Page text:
Hurricane Harvey rewrote the record books and inundated Houston and other areas of southeast Texas with over four feet of rain. Hurricane Irma is threatening similar damage to the Florida coast as well.
When Harvey moved out and the sun began to shine for the first time since the Category 3 hurricane made landfall nearly a week earlier, millions of Texans found themselves chest high in the middle of one of the worst floods in U.S. history.
Even as the waters dissipate and the flood threat diminishes, Texas residents will find themselves surrounded by health hazards, any one of which can pose potential health problems. A 2012 Environmental International publication discovered a 50% increase in mortality rates in the first year after a flood. From drowning and floodwater injuries to the effects of contaminated water and mold exposure, large flooding events like Harvey have a huge impact on victims’ short- and long-term physical health.
Contaminated floodwater is both an immediate and long-term threat for Harvey and other hurricane survivors. In times of flooding, hazardous waste sites often leak human waste, chemicals, and other dangerous toxins into rising floodwaters, resulting in an increased risk of infectious diseases.
In many cases, waterborne diseases, gastrointestinal diseases, and communicable respiratory diseases spread after floods. Although some of these dangerous diseases may appear immediately, others tend to linger for several days, months, and even years post-flood. This is especially true in severely hit areas with large displaced populations.
According to the World Health Organization, polluted waters pose an increased risk of waterborne diseases and health problems such as wound infections, conjunctivitis, and dermatitis. Ear, nose, and throat infections also see a spike in numbers.
However, outbreaks of more severe diseases, such as hepatitis E, gastrointestinal disease, and leptospirosis can also occur. Fortunately, leptospirosis is the only type of epidemic-prone waterborne disease common as a result of contaminated flood waters. While less common, this zoologic bacterial disease can be quite fatal.
Currently, the level of water contamination throughout southeast Texas as a result of Harvey is unknown. The regions affected by the flood are home to millions of people and dozens of EPA Superfund sites containing a variety of dangerous chemicals and toxins. According to Dr. Irwin Redlener, the director of Columbia University’s National Center for Disaster Preparedness:
“There is going to be a level of contamination that we have never seen before in floodwater because of the proliferation of chemical plants and oil refineries.”
After Hurricane Katrina devastated New Orleans in 2005, a study discovered the areas affected by the flood had experienced a significant increase in the number of West Nile infections. The study concluded the drastic increase was largely due to exposure, as many Katrina victims were forced to spend days waiting for relief or rescue.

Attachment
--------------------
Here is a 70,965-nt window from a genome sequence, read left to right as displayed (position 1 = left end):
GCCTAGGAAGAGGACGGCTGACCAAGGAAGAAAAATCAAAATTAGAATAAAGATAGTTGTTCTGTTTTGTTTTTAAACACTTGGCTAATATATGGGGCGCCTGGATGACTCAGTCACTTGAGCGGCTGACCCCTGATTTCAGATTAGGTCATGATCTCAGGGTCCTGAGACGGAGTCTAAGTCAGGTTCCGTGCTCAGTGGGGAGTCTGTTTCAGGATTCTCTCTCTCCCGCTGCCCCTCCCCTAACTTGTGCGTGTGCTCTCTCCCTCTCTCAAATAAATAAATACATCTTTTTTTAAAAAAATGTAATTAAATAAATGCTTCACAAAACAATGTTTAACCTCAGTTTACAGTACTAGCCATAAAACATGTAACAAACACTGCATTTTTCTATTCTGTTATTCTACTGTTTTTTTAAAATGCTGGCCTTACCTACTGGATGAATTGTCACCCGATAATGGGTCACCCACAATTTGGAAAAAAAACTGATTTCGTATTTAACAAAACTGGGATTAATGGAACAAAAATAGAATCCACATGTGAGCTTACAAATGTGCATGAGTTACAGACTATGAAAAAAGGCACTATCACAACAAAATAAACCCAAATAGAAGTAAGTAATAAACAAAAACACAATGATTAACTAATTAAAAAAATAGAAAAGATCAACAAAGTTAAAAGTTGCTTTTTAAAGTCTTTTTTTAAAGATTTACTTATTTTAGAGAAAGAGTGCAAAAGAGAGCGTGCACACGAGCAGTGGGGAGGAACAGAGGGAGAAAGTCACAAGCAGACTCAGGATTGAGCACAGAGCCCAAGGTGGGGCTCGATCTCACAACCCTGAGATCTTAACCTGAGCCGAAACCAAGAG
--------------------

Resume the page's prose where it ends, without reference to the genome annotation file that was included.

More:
According to the World Health Organization, the risk of an outbreak of mosquito-borne diseases is greatly increased by a number of complicating factors, such as changes in habitat, overcrowding, exposure, river rerouting, and deforestation. The risk of spreading West Nile, Zika, malaria, and other mosquito-borne diseases also increase as mosquito populations rise. Like New Orleans, Houston’s warm, wet, and humid climate makes it a haven for mosquitos.
A small amount of water damage can result in serious long-term problems for a home and its inhabitants. Mold grows extremely quickly, and people’s efforts to eradicate mold can worsen the situation.
As Houston residents are returning to their homes and cleanup begins, exposure to mold spores is inevitable. In addition to breathing in the moldy air from wet wood, drywall, and sheetrock, thousands of HVAC units will be flooded with water. Turning them on will spread the spores throughout the homes and only exacerbate the problem.
Mold exposure has been linked to a multitude of symptoms, such as coughing, wheezing, throat irritation, nasal stuffiness, and some cases, asthma. However, people with mold allergies may suffer much more severe symptoms.
Carbon Monoxide Poisoning
Carbon monoxide poisoning is another very real health threat for hurricane victims. While often overlooked, carbon monoxide can be fatal, and it will be a big threat as power is still out and people are relying on generators.
When in use, generators should only be used outside or in well-ventilated areas to avoid carbon monoxide poisoning. The toxic gas is non-visible and has no smell, so it’s best to err on the side of caution and only operate generators outdoors.
These are just a few of the many health threats Houston residents, and residents of other regions affected by hurricanes, are now faced with. Fortunately, with proper preventative measures and post-flood care, many will be able to overcome these natural disasters.